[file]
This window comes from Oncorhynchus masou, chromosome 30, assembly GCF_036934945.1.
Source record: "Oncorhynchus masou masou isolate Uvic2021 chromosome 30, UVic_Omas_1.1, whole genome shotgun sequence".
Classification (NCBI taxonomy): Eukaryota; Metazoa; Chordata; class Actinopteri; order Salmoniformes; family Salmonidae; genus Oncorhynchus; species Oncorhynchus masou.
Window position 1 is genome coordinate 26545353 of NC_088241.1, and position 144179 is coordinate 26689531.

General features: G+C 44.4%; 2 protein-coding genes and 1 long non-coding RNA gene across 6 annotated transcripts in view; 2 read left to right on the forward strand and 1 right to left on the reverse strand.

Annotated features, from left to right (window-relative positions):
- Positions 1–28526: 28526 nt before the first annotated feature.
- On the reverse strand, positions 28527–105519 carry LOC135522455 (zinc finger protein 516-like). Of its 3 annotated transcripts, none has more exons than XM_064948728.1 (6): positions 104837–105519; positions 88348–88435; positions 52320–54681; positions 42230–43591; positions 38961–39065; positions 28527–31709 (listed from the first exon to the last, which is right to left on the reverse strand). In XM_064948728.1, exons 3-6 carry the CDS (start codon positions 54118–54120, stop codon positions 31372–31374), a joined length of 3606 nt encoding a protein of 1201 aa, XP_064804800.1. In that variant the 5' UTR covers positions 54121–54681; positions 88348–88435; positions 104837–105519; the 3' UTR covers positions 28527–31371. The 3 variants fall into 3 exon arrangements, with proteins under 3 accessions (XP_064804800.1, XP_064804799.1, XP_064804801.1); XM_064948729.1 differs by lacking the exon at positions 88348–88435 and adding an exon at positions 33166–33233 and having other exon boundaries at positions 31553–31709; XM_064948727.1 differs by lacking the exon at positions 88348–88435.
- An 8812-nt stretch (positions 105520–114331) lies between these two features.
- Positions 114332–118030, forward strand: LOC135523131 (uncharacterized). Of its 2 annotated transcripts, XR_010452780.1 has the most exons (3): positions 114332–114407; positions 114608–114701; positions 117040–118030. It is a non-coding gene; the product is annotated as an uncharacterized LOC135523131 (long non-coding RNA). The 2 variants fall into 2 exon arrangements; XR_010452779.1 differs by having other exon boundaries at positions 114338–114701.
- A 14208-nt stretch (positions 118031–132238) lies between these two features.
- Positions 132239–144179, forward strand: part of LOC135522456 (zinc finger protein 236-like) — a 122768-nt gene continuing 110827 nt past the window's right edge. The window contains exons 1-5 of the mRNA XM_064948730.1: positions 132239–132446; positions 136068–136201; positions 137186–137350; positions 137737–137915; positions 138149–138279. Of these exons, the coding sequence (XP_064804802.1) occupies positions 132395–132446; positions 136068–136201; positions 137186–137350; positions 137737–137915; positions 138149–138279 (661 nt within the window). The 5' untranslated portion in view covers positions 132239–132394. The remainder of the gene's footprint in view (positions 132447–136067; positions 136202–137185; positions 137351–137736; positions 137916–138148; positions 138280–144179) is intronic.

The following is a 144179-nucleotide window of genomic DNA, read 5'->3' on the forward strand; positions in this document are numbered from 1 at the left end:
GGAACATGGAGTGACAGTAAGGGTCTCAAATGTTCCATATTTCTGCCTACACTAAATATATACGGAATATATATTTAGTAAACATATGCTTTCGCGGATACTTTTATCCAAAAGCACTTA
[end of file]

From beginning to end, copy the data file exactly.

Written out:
This window comes from Oncorhynchus masou, chromosome 30, assembly GCF_036934945.1.
Source record: "Oncorhynchus masou masou isolate Uvic2021 chromosome 30, UVic_Omas_1.1, whole genome shotgun sequence".
Classification (NCBI taxonomy): Eukaryota; Metazoa; Chordata; class Actinopteri; order Salmoniformes; family Salmonidae; genus Oncorhynchus; species Oncorhynchus masou.
Window position 1 is genome coordinate 26545353 of NC_088241.1, and position 144179 is coordinate 26689531.

General features: G+C 44.4%; 2 protein-coding genes and 1 long non-coding RNA gene across 6 annotated transcripts in view; 2 read left to right on the forward strand and 1 right to left on the reverse strand.

Annotated features, from left to right (window-relative positions):
- Positions 1–28526: 28526 nt before the first annotated feature.
- On the reverse strand, positions 28527–105519 carry LOC135522455 (zinc finger protein 516-like). Of its 3 annotated transcripts, none has more exons than XM_064948728.1 (6): positions 104837–105519; positions 88348–88435; positions 52320–54681; positions 42230–43591; positions 38961–39065; positions 28527–31709 (listed from the first exon to the last, which is right to left on the reverse strand). In XM_064948728.1, exons 3-6 carry the CDS (start codon positions 54118–54120, stop codon positions 31372–31374), a joined length of 3606 nt encoding a protein of 1201 aa, XP_064804800.1. In that variant the 5' UTR covers positions 54121–54681; positions 88348–88435; positions 104837–105519; the 3' UTR covers positions 28527–31371. The 3 variants fall into 3 exon arrangements, with proteins under 3 accessions (XP_064804800.1, XP_064804799.1, XP_064804801.1); XM_064948729.1 differs by lacking the exon at positions 88348–88435 and adding an exon at positions 33166–33233 and having other exon boundaries at positions 31553–31709; XM_064948727.1 differs by lacking the exon at positions 88348–88435.
- An 8812-nt stretch (positions 105520–114331) lies between these two features.
- Positions 114332–118030, forward strand: LOC135523131 (uncharacterized). Of its 2 annotated transcripts, XR_010452780.1 has the most exons (3): positions 114332–114407; positions 114608–114701; positions 117040–118030. It is a non-coding gene; the product is annotated as an uncharacterized LOC135523131 (long non-coding RNA). The 2 variants fall into 2 exon arrangements; XR_010452779.1 differs by having other exon boundaries at positions 114338–114701.
- A 14208-nt stretch (positions 118031–132238) lies between these two features.
- Positions 132239–144179, forward strand: part of LOC135522456 (zinc finger protein 236-like) — a 122768-nt gene continuing 110827 nt past the window's right edge. The window contains exons 1-5 of the mRNA XM_064948730.1: positions 132239–132446; positions 136068–136201; positions 137186–137350; positions 137737–137915; positions 138149–138279. Of these exons, the coding sequence (XP_064804802.1) occupies positions 132395–132446; positions 136068–136201; positions 137186–137350; positions 137737–137915; positions 138149–138279 (661 nt within the window). The 5' untranslated portion in view covers positions 132239–132394. The remainder of the gene's footprint in view (positions 132447–136067; positions 136202–137185; positions 137351–137736; positions 137916–138148; positions 138280–144179) is intronic.

The following is a 144179-nucleotide window of genomic DNA, read 5'->3' on the forward strand; positions in this document are numbered from 1 at the left end:
GGAACATGGAGTGACAGTAAGGGTCTCAAATGTTCCATATTTCTGCCTACACTAAATATATACGGAATATATATTTAGTAAACATATGCTTTCGCGGATACTTTTATCCAAAAGCACTTA